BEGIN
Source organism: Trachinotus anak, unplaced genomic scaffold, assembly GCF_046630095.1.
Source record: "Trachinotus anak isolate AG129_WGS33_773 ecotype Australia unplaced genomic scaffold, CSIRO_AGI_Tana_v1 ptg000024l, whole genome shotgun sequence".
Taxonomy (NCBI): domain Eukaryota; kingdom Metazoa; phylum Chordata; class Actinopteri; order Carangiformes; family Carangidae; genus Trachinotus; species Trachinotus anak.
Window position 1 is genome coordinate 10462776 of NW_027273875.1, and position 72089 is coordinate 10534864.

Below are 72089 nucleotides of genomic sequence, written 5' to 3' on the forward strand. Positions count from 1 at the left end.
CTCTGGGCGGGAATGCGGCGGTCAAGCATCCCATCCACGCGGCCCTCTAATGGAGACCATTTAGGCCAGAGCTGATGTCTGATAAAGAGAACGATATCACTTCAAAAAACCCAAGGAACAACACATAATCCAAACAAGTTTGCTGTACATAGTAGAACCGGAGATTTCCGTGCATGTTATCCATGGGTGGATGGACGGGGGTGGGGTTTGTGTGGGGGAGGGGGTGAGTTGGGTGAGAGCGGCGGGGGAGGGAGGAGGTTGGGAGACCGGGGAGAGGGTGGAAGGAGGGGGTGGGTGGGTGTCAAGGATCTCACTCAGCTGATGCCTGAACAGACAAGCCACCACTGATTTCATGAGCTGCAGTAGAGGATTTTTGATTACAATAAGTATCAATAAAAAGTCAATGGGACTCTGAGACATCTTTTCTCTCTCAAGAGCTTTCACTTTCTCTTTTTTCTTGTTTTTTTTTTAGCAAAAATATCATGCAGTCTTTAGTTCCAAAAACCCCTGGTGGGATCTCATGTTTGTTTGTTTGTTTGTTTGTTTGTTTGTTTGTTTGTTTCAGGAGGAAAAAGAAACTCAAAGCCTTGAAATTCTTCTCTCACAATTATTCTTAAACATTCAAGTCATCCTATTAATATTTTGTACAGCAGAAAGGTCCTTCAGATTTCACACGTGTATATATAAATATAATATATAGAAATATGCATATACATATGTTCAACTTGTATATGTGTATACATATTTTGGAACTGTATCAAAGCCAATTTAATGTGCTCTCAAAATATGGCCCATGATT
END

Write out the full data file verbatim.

Source organism: Trachinotus anak, unplaced genomic scaffold, assembly GCF_046630095.1.
Source record: "Trachinotus anak isolate AG129_WGS33_773 ecotype Australia unplaced genomic scaffold, CSIRO_AGI_Tana_v1 ptg000024l, whole genome shotgun sequence".
Taxonomy (NCBI): domain Eukaryota; kingdom Metazoa; phylum Chordata; class Actinopteri; order Carangiformes; family Carangidae; genus Trachinotus; species Trachinotus anak.
Window position 1 is genome coordinate 10462776 of NW_027273875.1, and position 72089 is coordinate 10534864.

Below are 72089 nucleotides of genomic sequence, written 5' to 3' on the forward strand. Positions count from 1 at the left end.
CTCTGGGCGGGAATGCGGCGGTCAAGCATCCCATCCACGCGGCCCTCTAATGGAGACCATTTAGGCCAGAGCTGATGTCTGATAAAGAGAACGATATCACTTCAAAAAACCCAAGGAACAACACATAATCCAAACAAGTTTGCTGTACATAGTAGAACCGGAGATTTCCGTGCATGTTATCCATGGGTGGATGGACGGGGGTGGGGTTTGTGTGGGGGAGGGGGTGAGTTGGGTGAGAGCGGCGGGGGAGGGAGGAGGTTGGGAGACCGGGGAGAGGGTGGAAGGAGGGGGTGGGTGGGTGTCAAGGATCTCACTCAGCTGATGCCTGAACAGACAAGCCACCACTGATTTCATGAGCTGCAGTAGAGGATTTTTGATTACAATAAGTATCAATAAAAAGTCAATGGGACTCTGAGACATCTTTTCTCTCTCAAGAGCTTTCACTTTCTCTTTTTTCTTGTTTTTTTTTTAGCAAAAATATCATGCAGTCTTTAGTTCCAAAAACCCCTGGTGGGATCTCATGTTTGTTTGTTTGTTTGTTTGTTTGTTTGTTTGTTTGTTTCAGGAGGAAAAAGAAACTCAAAGCCTTGAAATTCTTCTCTCACAATTATTCTTAAACATTCAAGTCATCCTATTAATATTTTGTACAGCAGAAAGGTCCTTCAGATTTCACACGTGTATATATAAATATAATATATAGAAATATGCATATACATATGTTCAACTTGTATATGTGTATACATATTTTGGAACTGTATCAAAGCCAATTTAATGTGCTCTCAAAATATGGCCCATGATT